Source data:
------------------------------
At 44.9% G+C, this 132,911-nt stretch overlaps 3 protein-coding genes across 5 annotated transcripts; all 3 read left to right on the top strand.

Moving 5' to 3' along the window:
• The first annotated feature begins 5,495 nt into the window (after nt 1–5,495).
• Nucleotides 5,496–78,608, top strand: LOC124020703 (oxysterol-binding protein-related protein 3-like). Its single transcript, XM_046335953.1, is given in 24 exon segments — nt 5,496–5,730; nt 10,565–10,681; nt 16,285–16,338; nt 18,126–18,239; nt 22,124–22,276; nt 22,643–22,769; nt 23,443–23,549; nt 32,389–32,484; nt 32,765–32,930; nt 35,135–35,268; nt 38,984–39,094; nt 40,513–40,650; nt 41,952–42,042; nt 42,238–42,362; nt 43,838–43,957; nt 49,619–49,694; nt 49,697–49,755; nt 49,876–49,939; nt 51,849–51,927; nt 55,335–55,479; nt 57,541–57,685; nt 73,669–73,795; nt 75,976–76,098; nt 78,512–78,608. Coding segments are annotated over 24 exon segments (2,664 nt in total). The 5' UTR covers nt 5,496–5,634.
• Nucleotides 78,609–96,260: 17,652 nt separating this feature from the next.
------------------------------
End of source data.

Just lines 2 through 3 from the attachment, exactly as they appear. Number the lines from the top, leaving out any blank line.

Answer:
Moving 5' to 3' along the window:
• The first annotated feature begins 5,495 nt into the window (after nt 1–5,495).